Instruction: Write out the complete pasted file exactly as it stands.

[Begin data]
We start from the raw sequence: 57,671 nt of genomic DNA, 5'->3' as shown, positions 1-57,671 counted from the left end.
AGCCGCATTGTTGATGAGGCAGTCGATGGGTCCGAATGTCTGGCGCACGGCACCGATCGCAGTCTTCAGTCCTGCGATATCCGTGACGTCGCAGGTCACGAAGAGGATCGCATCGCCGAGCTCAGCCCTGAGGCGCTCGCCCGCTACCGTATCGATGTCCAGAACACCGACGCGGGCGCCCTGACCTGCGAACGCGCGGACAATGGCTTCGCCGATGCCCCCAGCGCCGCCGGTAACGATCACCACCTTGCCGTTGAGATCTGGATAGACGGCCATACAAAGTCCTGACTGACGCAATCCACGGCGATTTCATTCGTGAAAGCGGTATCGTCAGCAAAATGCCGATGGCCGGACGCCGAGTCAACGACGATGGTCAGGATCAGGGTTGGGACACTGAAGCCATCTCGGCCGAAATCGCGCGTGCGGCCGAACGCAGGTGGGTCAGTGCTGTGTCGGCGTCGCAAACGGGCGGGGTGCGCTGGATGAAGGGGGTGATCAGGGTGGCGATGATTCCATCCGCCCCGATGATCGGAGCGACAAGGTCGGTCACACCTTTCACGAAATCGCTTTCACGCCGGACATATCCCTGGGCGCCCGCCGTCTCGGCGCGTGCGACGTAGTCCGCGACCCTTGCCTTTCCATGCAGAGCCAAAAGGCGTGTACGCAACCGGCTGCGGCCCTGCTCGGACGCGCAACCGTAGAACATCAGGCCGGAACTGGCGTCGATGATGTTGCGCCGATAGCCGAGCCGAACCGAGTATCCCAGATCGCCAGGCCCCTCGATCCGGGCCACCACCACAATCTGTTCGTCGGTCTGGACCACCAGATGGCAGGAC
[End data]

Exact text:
We start from the raw sequence: 57,671 nt of genomic DNA, 5'->3' as shown, positions 1-57,671 counted from the left end.
AGCCGCATTGTTGATGAGGCAGTCGATGGGTCCGAATGTCTGGCGCACGGCACCGATCGCAGTCTTCAGTCCTGCGATATCCGTGACGTCGCAGGTCACGAAGAGGATCGCATCGCCGAGCTCAGCCCTGAGGCGCTCGCCCGCTACCGTATCGATGTCCAGAACACCGACGCGGGCGCCCTGACCTGCGAACGCGCGGACAATGGCTTCGCCGATGCCCCCAGCGCCGCCGGTAACGATCACCACCTTGCCGTTGAGATCTGGATAGACGGCCATACAAAGTCCTGACTGACGCAATCCACGGCGATTTCATTCGTGAAAGCGGTATCGTCAGCAAAATGCCGATGGCCGGACGCCGAGTCAACGACGATGGTCAGGATCAGGGTTGGGACACTGAAGCCATCTCGGCCGAAATCGCGCGTGCGGCCGAACGCAGGTGGGTCAGTGCTGTGTCGGCGTCGCAAACGGGCGGGGTGCGCTGGATGAAGGGGGTGATCAGGGTGGCGATGATTCCATCCGCCCCGATGATCGGAGCGACAAGGTCGGTCACACCTTTCACGAAATCGCTTTCACGCCGGACATATCCCTGGGCGCCCGCCGTCTCGGCGCGTGCGACGTAGTCCGCGACCCTTGCCTTTCCATGCAGAGCCAAAAGGCGTGTACGCAACCGGCTGCGGCCCTGCTCGGACGCGCAACCGTAGAACATCAGGCCGGAACTGGCGTCGATGATGTTGCGCCGATAGCCGAGCCGAACCGAGTATCCCAGATCGCCAGGCCCCTCGATCCGGGCCACCACCACAATCTGTTCGTCGGTCTGGACCACCAGATGGCAGGAC